YOU, YOUR CHILDREN AND YOUR SCHOOL: Be intentional when it comes to kindness | Education
The hustle and bustle of the holiday season is upon us, often leaving us in search of time with loved ones or the âperfectâ gift. At West Elementary, our students recently started a unit in our social / emotional program, Second Step, on the power of kindness.
Our students have learned that a kind act is being intentional with words and / or actions to do something kind for someone else. Together, we explored how others feel when they receive kindness and how sharing kindness makes us feel.
Teaching and practicing kindness takes place throughout the year in our building through the use of picture books, model acts of kindness, and class discussions. Being nice is also one of our school-wide ârules of beingâ. People who regularly practice kindness often seem happier, have better self-esteem, and have more meaningful relationships with their peers. They can also show a greater sense of appreciation for the people around them, as well as for the things they have.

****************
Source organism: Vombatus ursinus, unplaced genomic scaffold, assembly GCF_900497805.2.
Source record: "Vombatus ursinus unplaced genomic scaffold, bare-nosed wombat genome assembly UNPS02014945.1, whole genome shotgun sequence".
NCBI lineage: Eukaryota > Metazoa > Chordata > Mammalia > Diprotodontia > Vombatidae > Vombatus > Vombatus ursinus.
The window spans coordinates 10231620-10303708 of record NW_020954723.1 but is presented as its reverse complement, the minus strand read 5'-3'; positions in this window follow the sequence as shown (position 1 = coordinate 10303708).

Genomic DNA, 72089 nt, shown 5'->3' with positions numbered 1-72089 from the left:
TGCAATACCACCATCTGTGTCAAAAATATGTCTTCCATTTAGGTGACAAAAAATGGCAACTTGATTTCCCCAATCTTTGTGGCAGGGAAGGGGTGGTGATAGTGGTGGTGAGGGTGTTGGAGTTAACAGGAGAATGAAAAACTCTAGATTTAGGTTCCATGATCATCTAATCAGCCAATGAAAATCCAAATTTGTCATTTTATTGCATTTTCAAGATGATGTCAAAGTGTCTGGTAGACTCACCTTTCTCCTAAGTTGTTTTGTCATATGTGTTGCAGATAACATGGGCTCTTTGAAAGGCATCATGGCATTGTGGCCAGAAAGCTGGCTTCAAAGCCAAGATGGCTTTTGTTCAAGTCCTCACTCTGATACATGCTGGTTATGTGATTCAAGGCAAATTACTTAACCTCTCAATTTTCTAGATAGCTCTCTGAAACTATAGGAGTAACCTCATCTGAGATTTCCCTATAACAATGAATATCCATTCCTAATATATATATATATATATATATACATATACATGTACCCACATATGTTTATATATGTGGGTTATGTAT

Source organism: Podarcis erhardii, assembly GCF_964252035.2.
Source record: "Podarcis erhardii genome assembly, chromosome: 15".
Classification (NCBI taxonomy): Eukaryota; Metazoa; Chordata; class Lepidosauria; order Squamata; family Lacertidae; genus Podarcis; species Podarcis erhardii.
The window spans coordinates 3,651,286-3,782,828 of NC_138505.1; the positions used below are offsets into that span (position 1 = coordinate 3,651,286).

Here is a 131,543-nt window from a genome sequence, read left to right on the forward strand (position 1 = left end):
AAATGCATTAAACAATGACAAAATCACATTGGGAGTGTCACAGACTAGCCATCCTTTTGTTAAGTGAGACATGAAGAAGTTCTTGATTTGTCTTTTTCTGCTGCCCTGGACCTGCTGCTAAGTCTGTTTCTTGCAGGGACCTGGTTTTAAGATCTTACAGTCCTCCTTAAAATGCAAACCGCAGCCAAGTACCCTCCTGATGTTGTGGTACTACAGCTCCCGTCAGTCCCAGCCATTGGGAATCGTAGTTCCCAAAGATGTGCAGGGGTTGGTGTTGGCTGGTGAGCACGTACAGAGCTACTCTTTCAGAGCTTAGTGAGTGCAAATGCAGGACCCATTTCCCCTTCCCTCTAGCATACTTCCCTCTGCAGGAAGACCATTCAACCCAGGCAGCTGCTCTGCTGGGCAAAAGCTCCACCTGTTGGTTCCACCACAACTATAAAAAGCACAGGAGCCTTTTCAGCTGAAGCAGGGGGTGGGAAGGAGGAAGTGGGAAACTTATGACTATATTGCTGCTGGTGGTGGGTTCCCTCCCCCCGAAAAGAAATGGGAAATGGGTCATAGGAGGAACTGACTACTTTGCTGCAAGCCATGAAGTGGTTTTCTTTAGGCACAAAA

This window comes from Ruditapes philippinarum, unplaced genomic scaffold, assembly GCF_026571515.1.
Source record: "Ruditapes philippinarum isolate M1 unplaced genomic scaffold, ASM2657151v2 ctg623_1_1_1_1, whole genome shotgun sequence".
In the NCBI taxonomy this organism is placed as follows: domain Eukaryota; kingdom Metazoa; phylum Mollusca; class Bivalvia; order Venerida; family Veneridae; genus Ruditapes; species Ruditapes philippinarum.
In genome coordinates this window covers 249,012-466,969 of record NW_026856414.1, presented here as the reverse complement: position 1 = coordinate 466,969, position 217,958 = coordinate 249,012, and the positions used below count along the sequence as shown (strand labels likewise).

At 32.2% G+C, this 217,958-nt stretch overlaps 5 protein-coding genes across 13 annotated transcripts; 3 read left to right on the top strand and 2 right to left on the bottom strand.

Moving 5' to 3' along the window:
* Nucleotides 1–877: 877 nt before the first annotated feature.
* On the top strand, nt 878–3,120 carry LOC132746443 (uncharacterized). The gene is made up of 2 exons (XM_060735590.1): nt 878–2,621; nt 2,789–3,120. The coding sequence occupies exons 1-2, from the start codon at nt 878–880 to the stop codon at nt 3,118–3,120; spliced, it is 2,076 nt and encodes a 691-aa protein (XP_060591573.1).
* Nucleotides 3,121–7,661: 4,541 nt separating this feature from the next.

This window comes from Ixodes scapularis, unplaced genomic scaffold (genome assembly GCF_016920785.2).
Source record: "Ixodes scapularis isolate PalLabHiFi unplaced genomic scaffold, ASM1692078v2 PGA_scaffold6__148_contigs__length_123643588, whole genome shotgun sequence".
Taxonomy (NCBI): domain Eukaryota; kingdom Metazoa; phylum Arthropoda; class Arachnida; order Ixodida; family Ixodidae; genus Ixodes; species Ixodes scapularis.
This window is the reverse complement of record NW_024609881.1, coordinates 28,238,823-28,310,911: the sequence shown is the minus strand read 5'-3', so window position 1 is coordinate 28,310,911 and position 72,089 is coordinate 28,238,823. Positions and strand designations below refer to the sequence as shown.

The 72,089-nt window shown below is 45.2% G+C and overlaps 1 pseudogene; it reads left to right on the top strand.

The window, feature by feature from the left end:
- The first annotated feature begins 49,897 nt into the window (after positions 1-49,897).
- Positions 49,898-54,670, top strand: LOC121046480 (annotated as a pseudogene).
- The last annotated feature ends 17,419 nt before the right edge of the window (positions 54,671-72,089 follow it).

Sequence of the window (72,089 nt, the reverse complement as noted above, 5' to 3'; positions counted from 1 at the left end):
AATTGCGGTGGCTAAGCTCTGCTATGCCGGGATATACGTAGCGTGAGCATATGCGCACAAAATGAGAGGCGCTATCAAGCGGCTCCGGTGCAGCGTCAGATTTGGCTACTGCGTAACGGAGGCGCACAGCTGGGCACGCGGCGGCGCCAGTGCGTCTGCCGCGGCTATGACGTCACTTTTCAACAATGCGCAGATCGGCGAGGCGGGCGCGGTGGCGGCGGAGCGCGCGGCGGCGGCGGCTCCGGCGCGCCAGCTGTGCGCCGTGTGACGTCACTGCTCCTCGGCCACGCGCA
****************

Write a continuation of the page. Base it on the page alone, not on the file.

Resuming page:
Here are some easy ways to teach and / or share kindness with your family:
- Use picture books to foster a discussion about what kindness can look, sound, and feel.
- Create a daily family kindness challenge with simple ideas and check out at the end of the day how the act of kindness went.
- Discuss the kinds of acts you and your child witnessed throughout the day and explore how this made the person feel.
- Show your appreciation or thanks when kindness is shared with you.
As we begin this holiday season, we invite you and your families to join us at West Elementary School in being intentional with your time and gifts to show kindness to those around you. Remember that cuteness is a gift anyone can afford.
Jessica Bouta is a Certified School Counselor at West Elementary School. You, Your Kids & School is a bimonthly column of Hutchinson Public Schools.